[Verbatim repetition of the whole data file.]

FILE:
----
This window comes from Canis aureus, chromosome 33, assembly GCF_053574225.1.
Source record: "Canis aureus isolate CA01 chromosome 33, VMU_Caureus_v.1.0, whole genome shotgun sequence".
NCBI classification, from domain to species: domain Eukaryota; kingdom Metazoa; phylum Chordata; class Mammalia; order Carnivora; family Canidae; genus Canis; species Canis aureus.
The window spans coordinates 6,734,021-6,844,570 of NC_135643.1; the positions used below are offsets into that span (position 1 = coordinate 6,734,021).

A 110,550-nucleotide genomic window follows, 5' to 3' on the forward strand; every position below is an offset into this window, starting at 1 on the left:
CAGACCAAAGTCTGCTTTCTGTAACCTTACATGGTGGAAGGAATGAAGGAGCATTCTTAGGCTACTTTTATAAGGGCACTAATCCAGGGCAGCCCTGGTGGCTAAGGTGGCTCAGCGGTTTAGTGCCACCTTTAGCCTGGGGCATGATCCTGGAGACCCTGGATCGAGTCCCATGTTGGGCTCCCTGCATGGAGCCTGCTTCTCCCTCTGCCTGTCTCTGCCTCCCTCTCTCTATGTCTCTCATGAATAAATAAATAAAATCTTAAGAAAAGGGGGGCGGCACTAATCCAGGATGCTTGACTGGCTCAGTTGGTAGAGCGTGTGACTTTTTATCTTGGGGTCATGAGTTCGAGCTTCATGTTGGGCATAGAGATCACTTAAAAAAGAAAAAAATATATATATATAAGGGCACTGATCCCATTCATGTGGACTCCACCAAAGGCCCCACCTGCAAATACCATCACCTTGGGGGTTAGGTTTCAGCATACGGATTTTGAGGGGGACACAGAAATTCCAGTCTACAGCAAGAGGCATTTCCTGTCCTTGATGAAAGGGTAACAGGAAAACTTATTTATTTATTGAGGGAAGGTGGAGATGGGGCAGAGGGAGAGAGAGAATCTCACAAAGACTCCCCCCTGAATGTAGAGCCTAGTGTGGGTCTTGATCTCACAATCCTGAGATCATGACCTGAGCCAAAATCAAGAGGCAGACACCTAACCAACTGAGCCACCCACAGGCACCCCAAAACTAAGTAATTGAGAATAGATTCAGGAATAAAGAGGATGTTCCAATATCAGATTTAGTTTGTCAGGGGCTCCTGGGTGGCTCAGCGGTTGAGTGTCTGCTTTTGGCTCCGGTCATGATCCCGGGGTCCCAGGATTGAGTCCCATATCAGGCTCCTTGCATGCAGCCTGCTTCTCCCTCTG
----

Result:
This window comes from Canis aureus, chromosome 33, assembly GCF_053574225.1.
Source record: "Canis aureus isolate CA01 chromosome 33, VMU_Caureus_v.1.0, whole genome shotgun sequence".
NCBI classification, from domain to species: domain Eukaryota; kingdom Metazoa; phylum Chordata; class Mammalia; order Carnivora; family Canidae; genus Canis; species Canis aureus.
The window spans coordinates 6,734,021-6,844,570 of NC_135643.1; the positions used below are offsets into that span (position 1 = coordinate 6,734,021).

A 110,550-nucleotide genomic window follows, 5' to 3' on the forward strand; every position below is an offset into this window, starting at 1 on the left:
CAGACCAAAGTCTGCTTTCTGTAACCTTACATGGTGGAAGGAATGAAGGAGCATTCTTAGGCTACTTTTATAAGGGCACTAATCCAGGGCAGCCCTGGTGGCTAAGGTGGCTCAGCGGTTTAGTGCCACCTTTAGCCTGGGGCATGATCCTGGAGACCCTGGATCGAGTCCCATGTTGGGCTCCCTGCATGGAGCCTGCTTCTCCCTCTGCCTGTCTCTGCCTCCCTCTCTCTATGTCTCTCATGAATAAATAAATAAAATCTTAAGAAAAGGGGGGCGGCACTAATCCAGGATGCTTGACTGGCTCAGTTGGTAGAGCGTGTGACTTTTTATCTTGGGGTCATGAGTTCGAGCTTCATGTTGGGCATAGAGATCACTTAAAAAAGAAAAAAATATATATATATAAGGGCACTGATCCCATTCATGTGGACTCCACCAAAGGCCCCACCTGCAAATACCATCACCTTGGGGGTTAGGTTTCAGCATACGGATTTTGAGGGGGACACAGAAATTCCAGTCTACAGCAAGAGGCATTTCCTGTCCTTGATGAAAGGGTAACAGGAAAACTTATTTATTTATTGAGGGAAGGTGGAGATGGGGCAGAGGGAGAGAGAGAATCTCACAAAGACTCCCCCCTGAATGTAGAGCCTAGTGTGGGTCTTGATCTCACAATCCTGAGATCATGACCTGAGCCAAAATCAAGAGGCAGACACCTAACCAACTGAGCCACCCACAGGCACCCCAAAACTAAGTAATTGAGAATAGATTCAGGAATAAAGAGGATGTTCCAATATCAGATTTAGTTTGTCAGGGGCTCCTGGGTGGCTCAGCGGTTGAGTGTCTGCTTTTGGCTCCGGTCATGATCCCGGGGTCCCAGGATTGAGTCCCATATCAGGCTCCTTGCATGCAGCCTGCTTCTCCCTCTG